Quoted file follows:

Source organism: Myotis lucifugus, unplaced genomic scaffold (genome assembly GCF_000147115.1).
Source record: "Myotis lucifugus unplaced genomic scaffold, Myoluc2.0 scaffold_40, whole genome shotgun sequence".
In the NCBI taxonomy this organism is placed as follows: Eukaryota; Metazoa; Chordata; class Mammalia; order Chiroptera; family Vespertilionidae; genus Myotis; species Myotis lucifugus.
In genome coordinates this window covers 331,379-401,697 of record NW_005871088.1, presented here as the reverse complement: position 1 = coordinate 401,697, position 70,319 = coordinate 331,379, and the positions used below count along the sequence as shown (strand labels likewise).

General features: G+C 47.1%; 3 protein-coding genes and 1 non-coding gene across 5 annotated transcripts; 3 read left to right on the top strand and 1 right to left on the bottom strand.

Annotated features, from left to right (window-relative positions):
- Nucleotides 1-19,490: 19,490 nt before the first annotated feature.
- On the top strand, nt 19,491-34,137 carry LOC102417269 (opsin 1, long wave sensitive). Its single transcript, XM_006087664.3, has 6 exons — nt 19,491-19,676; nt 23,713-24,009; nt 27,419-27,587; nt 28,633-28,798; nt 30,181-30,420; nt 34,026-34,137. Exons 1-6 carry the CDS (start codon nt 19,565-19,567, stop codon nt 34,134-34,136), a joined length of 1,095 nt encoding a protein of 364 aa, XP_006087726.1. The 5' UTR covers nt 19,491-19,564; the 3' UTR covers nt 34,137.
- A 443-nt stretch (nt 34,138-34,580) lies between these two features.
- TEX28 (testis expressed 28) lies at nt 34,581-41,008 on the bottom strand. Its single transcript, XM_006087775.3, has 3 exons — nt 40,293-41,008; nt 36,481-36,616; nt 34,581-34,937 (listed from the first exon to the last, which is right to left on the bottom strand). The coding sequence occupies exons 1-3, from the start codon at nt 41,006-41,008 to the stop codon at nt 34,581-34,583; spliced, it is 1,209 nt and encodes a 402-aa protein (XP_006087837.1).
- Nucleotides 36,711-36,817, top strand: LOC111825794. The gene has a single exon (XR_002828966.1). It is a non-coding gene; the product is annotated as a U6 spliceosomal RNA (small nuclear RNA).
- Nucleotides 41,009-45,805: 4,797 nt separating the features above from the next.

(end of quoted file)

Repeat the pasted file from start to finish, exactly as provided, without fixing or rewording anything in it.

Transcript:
Source organism: Myotis lucifugus, unplaced genomic scaffold (genome assembly GCF_000147115.1).
Source record: "Myotis lucifugus unplaced genomic scaffold, Myoluc2.0 scaffold_40, whole genome shotgun sequence".
In the NCBI taxonomy this organism is placed as follows: Eukaryota; Metazoa; Chordata; class Mammalia; order Chiroptera; family Vespertilionidae; genus Myotis; species Myotis lucifugus.
In genome coordinates this window covers 331,379-401,697 of record NW_005871088.1, presented here as the reverse complement: position 1 = coordinate 401,697, position 70,319 = coordinate 331,379, and the positions used below count along the sequence as shown (strand labels likewise).

General features: G+C 47.1%; 3 protein-coding genes and 1 non-coding gene across 5 annotated transcripts; 3 read left to right on the top strand and 1 right to left on the bottom strand.

Annotated features, from left to right (window-relative positions):
- Nucleotides 1-19,490: 19,490 nt before the first annotated feature.
- On the top strand, nt 19,491-34,137 carry LOC102417269 (opsin 1, long wave sensitive). Its single transcript, XM_006087664.3, has 6 exons — nt 19,491-19,676; nt 23,713-24,009; nt 27,419-27,587; nt 28,633-28,798; nt 30,181-30,420; nt 34,026-34,137. Exons 1-6 carry the CDS (start codon nt 19,565-19,567, stop codon nt 34,134-34,136), a joined length of 1,095 nt encoding a protein of 364 aa, XP_006087726.1. The 5' UTR covers nt 19,491-19,564; the 3' UTR covers nt 34,137.
- A 443-nt stretch (nt 34,138-34,580) lies between these two features.
- TEX28 (testis expressed 28) lies at nt 34,581-41,008 on the bottom strand. Its single transcript, XM_006087775.3, has 3 exons — nt 40,293-41,008; nt 36,481-36,616; nt 34,581-34,937 (listed from the first exon to the last, which is right to left on the bottom strand). The coding sequence occupies exons 1-3, from the start codon at nt 41,006-41,008 to the stop codon at nt 34,581-34,583; spliced, it is 1,209 nt and encodes a 402-aa protein (XP_006087837.1).
- Nucleotides 36,711-36,817, top strand: LOC111825794. The gene has a single exon (XR_002828966.1). It is a non-coding gene; the product is annotated as a U6 spliceosomal RNA (small nuclear RNA).
- Nucleotides 41,009-45,805: 4,797 nt separating the features above from the next.